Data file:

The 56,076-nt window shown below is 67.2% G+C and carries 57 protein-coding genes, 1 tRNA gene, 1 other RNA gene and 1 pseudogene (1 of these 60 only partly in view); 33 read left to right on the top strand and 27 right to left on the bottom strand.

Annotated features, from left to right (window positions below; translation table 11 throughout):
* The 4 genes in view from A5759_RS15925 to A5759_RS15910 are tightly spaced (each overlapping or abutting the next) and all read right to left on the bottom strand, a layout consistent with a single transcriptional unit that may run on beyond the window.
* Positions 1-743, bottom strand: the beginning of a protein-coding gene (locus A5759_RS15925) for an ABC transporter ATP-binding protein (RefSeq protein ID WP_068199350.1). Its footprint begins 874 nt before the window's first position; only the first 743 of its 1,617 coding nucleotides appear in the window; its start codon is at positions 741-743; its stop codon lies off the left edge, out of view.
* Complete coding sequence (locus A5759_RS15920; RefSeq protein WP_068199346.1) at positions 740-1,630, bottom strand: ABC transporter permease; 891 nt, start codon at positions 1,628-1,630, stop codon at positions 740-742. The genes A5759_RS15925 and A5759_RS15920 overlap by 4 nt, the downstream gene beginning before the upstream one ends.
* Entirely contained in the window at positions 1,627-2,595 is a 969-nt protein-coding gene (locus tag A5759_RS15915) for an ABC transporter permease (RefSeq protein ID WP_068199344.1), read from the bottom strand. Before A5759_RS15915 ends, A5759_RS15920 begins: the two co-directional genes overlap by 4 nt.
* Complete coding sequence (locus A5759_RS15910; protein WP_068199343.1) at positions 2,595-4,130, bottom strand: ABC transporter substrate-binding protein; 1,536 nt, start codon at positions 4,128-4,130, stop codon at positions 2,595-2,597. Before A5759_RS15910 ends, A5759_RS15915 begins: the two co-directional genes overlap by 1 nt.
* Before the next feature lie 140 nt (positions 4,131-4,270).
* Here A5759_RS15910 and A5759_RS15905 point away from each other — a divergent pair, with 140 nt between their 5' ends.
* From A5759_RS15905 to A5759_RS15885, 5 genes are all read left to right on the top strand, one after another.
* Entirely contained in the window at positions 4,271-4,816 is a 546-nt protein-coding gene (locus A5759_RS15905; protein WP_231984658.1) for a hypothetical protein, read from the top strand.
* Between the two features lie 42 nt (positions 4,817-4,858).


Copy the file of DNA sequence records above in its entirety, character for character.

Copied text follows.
The 56,076-nt window shown below is 67.2% G+C and carries 57 protein-coding genes, 1 tRNA gene, 1 other RNA gene and 1 pseudogene (1 of these 60 only partly in view); 33 read left to right on the top strand and 27 right to left on the bottom strand.

Annotated features, from left to right (window positions below; translation table 11 throughout):
* The 4 genes in view from A5759_RS15925 to A5759_RS15910 are tightly spaced (each overlapping or abutting the next) and all read right to left on the bottom strand, a layout consistent with a single transcriptional unit that may run on beyond the window.
* Positions 1-743, bottom strand: the beginning of a protein-coding gene (locus A5759_RS15925) for an ABC transporter ATP-binding protein (RefSeq protein ID WP_068199350.1). Its footprint begins 874 nt before the window's first position; only the first 743 of its 1,617 coding nucleotides appear in the window; its start codon is at positions 741-743; its stop codon lies off the left edge, out of view.
* Complete coding sequence (locus A5759_RS15920; RefSeq protein WP_068199346.1) at positions 740-1,630, bottom strand: ABC transporter permease; 891 nt, start codon at positions 1,628-1,630, stop codon at positions 740-742. The genes A5759_RS15925 and A5759_RS15920 overlap by 4 nt, the downstream gene beginning before the upstream one ends.
* Entirely contained in the window at positions 1,627-2,595 is a 969-nt protein-coding gene (locus tag A5759_RS15915) for an ABC transporter permease (RefSeq protein ID WP_068199344.1), read from the bottom strand. Before A5759_RS15915 ends, A5759_RS15920 begins: the two co-directional genes overlap by 4 nt.
* Complete coding sequence (locus A5759_RS15910; protein WP_068199343.1) at positions 2,595-4,130, bottom strand: ABC transporter substrate-binding protein; 1,536 nt, start codon at positions 4,128-4,130, stop codon at positions 2,595-2,597. Before A5759_RS15910 ends, A5759_RS15915 begins: the two co-directional genes overlap by 1 nt.
* Before the next feature lie 140 nt (positions 4,131-4,270).
* Here A5759_RS15910 and A5759_RS15905 point away from each other — a divergent pair, with 140 nt between their 5' ends.
* From A5759_RS15905 to A5759_RS15885, 5 genes are all read left to right on the top strand, one after another.
* Entirely contained in the window at positions 4,271-4,816 is a 546-nt protein-coding gene (locus A5759_RS15905; protein WP_231984658.1) for a hypothetical protein, read from the top strand.
* Between the two features lie 42 nt (positions 4,817-4,858).